Daily Digest (6/16)

Dueling COVID-19 Privacy Bills Facing Hurdles in Congress; Google Loses $57M French GDPR Appeal; Event Data Recorders Becoming Standard in New Cars; Tim Hortons’ App Using ‘Double-Double’ Tracking on Customers. Click “Continue reading” below.

Dueling COVID-19 Privacy Bills Facing Hurdles in Congress

Federal lawmakers disagree over potential COVID-19 privacy legislation, with Democrats calling for state laws to hold weight despite federal laws while Republicans prefer preemption.

Democrats also are pushing for a private right of action in any bill, The Wall Street Journal reports.

Lawmakers from both parties, however, agree that privacy protections are critical to either legislation.

They began serious talks about a general federal privacy standard late last year after Republicans and Democrats both discussed respective proposals in the Senate Commerce Committee.

The plans overlapped in many ways and would allow consumers to opt in to share sensitive information. They also would require businesses to minimize how they use such data, the Journal reports.

But unresolved differences reappeared last month in dueling bills tailored for data-collection around the coronavirus pandemic, leaving some policy analysts doubtful the bills would move forward.

“They kind of left me with a sense of déjà vu,” Müge Fazlioglu, senior Westin research fellow at the International Association of Privacy Professionals, told the Journal.

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Google Loses $57M French GDPR Appeal

France’s Council of State, the Conseil d’État, denied Google’s appeal of its $57 million EU General Data Protection Regulation fine from the French data protection authority in January 2019.

Google’s appeal focused on the lack of jurisdiction the French authority had in regulating the company’s European operations, AdExchanger reports.

The Conseil d’État, which serves as the supreme court of administrative justice, is expected to deliver its final ruling by the end of the month.

Google’s fine, however, is dwarfed by the $229 million penalty U.K.’s British Airways received in July 2019 for a huge data breach the year before.

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Event Data Recorders Becoming Standard in New Cars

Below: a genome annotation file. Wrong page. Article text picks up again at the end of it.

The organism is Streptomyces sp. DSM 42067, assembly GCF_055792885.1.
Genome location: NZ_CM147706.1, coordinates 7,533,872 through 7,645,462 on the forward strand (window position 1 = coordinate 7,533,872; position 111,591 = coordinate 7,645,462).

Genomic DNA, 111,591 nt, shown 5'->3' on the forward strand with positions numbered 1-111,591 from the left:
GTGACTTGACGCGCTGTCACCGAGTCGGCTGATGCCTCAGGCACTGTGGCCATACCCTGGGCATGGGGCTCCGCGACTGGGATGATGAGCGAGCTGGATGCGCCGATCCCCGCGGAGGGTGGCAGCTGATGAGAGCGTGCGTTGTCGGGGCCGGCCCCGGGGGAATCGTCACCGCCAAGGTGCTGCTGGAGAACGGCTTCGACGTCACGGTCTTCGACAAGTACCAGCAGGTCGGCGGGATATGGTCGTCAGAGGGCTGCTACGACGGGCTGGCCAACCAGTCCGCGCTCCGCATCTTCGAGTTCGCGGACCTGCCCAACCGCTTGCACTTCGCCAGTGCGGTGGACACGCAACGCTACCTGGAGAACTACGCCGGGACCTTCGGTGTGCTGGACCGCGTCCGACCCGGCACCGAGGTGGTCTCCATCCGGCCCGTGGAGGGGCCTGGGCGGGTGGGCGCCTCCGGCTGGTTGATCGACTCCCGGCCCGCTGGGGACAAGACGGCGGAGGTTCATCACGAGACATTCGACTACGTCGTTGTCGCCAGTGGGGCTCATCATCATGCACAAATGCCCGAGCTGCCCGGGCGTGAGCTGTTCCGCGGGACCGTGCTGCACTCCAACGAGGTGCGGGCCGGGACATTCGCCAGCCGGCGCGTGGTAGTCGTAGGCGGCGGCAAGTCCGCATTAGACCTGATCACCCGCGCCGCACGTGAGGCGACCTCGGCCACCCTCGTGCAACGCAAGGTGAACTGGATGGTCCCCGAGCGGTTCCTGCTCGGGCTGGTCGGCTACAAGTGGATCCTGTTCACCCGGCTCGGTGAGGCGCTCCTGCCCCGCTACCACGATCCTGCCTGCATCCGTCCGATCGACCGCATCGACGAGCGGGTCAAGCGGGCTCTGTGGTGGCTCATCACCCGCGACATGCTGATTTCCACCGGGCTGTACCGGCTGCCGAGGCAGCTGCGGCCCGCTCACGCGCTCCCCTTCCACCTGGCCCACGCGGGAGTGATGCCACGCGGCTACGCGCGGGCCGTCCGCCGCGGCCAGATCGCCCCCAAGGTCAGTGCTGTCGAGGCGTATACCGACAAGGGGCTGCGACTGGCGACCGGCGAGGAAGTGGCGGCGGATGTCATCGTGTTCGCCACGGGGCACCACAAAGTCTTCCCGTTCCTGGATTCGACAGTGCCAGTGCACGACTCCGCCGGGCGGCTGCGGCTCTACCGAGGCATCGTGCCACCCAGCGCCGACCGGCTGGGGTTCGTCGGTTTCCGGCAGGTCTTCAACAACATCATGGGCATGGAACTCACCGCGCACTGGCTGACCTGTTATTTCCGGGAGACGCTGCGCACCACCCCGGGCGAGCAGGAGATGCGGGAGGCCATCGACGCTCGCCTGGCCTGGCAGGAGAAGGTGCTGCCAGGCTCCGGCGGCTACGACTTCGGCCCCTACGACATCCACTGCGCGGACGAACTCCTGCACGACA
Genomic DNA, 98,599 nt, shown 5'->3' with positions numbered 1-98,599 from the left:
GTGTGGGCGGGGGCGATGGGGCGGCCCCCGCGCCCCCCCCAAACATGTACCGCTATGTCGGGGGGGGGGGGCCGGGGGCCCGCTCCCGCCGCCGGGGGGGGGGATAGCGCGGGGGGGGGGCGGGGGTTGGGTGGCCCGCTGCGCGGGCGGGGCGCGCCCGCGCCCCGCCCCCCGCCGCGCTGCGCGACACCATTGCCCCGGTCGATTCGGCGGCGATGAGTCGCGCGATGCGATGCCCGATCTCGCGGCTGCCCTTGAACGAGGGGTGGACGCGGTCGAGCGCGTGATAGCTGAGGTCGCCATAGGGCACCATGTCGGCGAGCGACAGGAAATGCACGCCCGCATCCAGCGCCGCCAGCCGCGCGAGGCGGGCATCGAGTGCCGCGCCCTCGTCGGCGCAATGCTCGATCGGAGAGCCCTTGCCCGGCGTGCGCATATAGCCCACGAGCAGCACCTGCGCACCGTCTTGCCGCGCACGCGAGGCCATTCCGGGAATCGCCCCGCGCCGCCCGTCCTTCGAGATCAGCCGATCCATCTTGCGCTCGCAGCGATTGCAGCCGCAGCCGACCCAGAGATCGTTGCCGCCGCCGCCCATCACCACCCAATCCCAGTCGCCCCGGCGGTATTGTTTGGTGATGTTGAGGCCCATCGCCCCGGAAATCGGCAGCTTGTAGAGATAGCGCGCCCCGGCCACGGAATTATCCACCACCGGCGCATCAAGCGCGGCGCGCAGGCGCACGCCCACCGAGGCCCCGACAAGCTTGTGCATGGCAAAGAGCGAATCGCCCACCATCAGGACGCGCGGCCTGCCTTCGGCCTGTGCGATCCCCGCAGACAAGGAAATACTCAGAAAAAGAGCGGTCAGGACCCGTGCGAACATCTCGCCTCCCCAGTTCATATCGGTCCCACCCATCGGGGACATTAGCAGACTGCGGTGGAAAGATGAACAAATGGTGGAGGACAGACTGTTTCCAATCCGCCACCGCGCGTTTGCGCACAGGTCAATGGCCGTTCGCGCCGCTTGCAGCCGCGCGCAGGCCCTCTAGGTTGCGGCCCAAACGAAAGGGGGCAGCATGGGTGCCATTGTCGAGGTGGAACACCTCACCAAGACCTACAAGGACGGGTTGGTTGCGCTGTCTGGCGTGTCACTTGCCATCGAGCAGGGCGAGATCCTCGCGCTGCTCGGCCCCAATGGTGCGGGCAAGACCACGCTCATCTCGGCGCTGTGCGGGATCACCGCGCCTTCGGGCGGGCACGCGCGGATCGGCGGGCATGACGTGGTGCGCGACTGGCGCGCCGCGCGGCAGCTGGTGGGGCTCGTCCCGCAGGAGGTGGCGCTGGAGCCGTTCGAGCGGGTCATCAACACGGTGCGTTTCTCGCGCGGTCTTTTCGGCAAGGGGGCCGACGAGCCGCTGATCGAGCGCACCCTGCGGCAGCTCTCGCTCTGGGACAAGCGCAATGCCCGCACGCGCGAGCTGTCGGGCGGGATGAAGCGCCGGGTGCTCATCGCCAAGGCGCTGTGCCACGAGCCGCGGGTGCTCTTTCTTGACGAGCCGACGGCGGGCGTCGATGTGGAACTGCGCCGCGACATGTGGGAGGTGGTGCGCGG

Popularly known as “black boxes,” event data recorders (EDRs) are now becoming standard in almost every new car sold, according to Consumer Reports.

The recorders track such vehicle data as speed, acceleration, braking, steering and air-bag deployment before, during, and after a crash.

First introduced by General Motors Corp. in basic form on air-bag-equipped models in the mid-1970s, EDRs were used by manufacturers in 64% of all new models by the 2005 model year, according to the National Highway Traffic Safety Administration (NHTSA).

The Insurance Institute for Highway Safety (IIHS) told Consumer Reports that more recent data showed all new cars having some form of EDR. But the specific information gathered varies by manufacturer, and some companies make it easier to retrieve data than others.

However, a 2012 NHTSA rule standardizes the data collected by the black boxes and how it can be retrieved, according to Consumer Reports, prompting concern from privacy experts.

They argue the data can be used in court cases to prove accident fault. States also have different laws governing the release of the information.

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Tim Hortons’ App Using ‘Double-Double’ Tracking on Customers

The mobile-ordering app for Tim Hortons, the Canadian-based fast-food chain, is employing “double-double” tracking to learn how customers sleep, work and vacation.

In a report by The Financial Post, a writer found that Tim Hortons has been tracking him, when the device was on and off, for months.

“It’s staggering how much the company knows about me,” last week’s report says. “The company’s app silently logged my coordinates and relayed them back to its corporate servers.”

The writer discovered the trove of data Tim Hortons and its parent company, Restaurant Brands International Inc. (RBI), had amassed after a public-records request under Canada’s Personal Information Protection and Electronic Documents Act.

“According to the data, Tim Hortons had recorded my longitude and latitude coordinates more than 2,700 times in fewer than five months, and not just when I was using the app,” the report said.

Radar Labs Inc. tracks the data for Hortons, collecting it and sending to RBI servers.

Duncan Fulton, Tim Hortons’ chief corporate officer, told the Financial Times that users consented to the tracking when they gave the app access to GPS on their cellphones — and should not if they did not want to be tracked.

But Erinn Atwater, of the nonprofit Open Privacy group in Vancouver, called the “double-double” monitoring “unexpected.”

“It’s certainly far more invasive than I would consider acceptable for a coffee-shop app,” she said. “I don’t think any of us want corporations watching every single move we make without any insight into it.”

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— By DPN Staff